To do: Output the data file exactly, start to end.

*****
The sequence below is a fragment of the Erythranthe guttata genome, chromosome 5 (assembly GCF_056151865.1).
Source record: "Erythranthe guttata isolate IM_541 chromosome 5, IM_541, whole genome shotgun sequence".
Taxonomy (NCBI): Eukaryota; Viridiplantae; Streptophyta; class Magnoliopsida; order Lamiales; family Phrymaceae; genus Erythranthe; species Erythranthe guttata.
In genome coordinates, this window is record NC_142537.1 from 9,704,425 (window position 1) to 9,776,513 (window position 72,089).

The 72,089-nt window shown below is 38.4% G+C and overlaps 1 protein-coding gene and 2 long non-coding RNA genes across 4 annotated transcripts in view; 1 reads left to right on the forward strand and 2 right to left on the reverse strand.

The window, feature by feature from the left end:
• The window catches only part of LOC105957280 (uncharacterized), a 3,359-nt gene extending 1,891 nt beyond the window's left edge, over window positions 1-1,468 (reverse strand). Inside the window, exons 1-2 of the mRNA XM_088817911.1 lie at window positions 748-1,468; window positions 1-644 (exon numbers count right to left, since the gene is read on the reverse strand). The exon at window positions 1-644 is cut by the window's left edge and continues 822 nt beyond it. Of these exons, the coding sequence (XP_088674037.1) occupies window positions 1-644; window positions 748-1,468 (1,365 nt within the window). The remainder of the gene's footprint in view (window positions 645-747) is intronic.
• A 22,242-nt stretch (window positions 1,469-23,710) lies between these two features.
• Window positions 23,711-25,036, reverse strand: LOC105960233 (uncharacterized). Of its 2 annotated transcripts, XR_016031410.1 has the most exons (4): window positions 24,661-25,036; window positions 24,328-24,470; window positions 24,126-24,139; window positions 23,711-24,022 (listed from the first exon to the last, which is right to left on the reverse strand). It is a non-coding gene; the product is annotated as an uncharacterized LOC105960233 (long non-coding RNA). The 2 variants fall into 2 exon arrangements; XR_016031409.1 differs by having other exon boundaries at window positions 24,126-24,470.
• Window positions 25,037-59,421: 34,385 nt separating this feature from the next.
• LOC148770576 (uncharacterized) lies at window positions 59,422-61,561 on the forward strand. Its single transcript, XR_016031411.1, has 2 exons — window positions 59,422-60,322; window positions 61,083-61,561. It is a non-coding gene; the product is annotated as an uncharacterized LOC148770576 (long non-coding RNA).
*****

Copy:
The sequence below is a fragment of the Erythranthe guttata genome, chromosome 5 (assembly GCF_056151865.1).
Source record: "Erythranthe guttata isolate IM_541 chromosome 5, IM_541, whole genome shotgun sequence".
Taxonomy (NCBI): Eukaryota; Viridiplantae; Streptophyta; class Magnoliopsida; order Lamiales; family Phrymaceae; genus Erythranthe; species Erythranthe guttata.
In genome coordinates, this window is record NC_142537.1 from 9,704,425 (window position 1) to 9,776,513 (window position 72,089).

The 72,089-nt window shown below is 38.4% G+C and overlaps 1 protein-coding gene and 2 long non-coding RNA genes across 4 annotated transcripts in view; 1 reads left to right on the forward strand and 2 right to left on the reverse strand.

The window, feature by feature from the left end:
• The window catches only part of LOC105957280 (uncharacterized), a 3,359-nt gene extending 1,891 nt beyond the window's left edge, over window positions 1-1,468 (reverse strand). Inside the window, exons 1-2 of the mRNA XM_088817911.1 lie at window positions 748-1,468; window positions 1-644 (exon numbers count right to left, since the gene is read on the reverse strand). The exon at window positions 1-644 is cut by the window's left edge and continues 822 nt beyond it. Of these exons, the coding sequence (XP_088674037.1) occupies window positions 1-644; window positions 748-1,468 (1,365 nt within the window). The remainder of the gene's footprint in view (window positions 645-747) is intronic.
• A 22,242-nt stretch (window positions 1,469-23,710) lies between these two features.
• Window positions 23,711-25,036, reverse strand: LOC105960233 (uncharacterized). Of its 2 annotated transcripts, XR_016031410.1 has the most exons (4): window positions 24,661-25,036; window positions 24,328-24,470; window positions 24,126-24,139; window positions 23,711-24,022 (listed from the first exon to the last, which is right to left on the reverse strand). It is a non-coding gene; the product is annotated as an uncharacterized LOC105960233 (long non-coding RNA). The 2 variants fall into 2 exon arrangements; XR_016031409.1 differs by having other exon boundaries at window positions 24,126-24,470.
• Window positions 25,037-59,421: 34,385 nt separating this feature from the next.
• LOC148770576 (uncharacterized) lies at window positions 59,422-61,561 on the forward strand. Its single transcript, XR_016031411.1, has 2 exons — window positions 59,422-60,322; window positions 61,083-61,561. It is a non-coding gene; the product is annotated as an uncharacterized LOC148770576 (long non-coding RNA).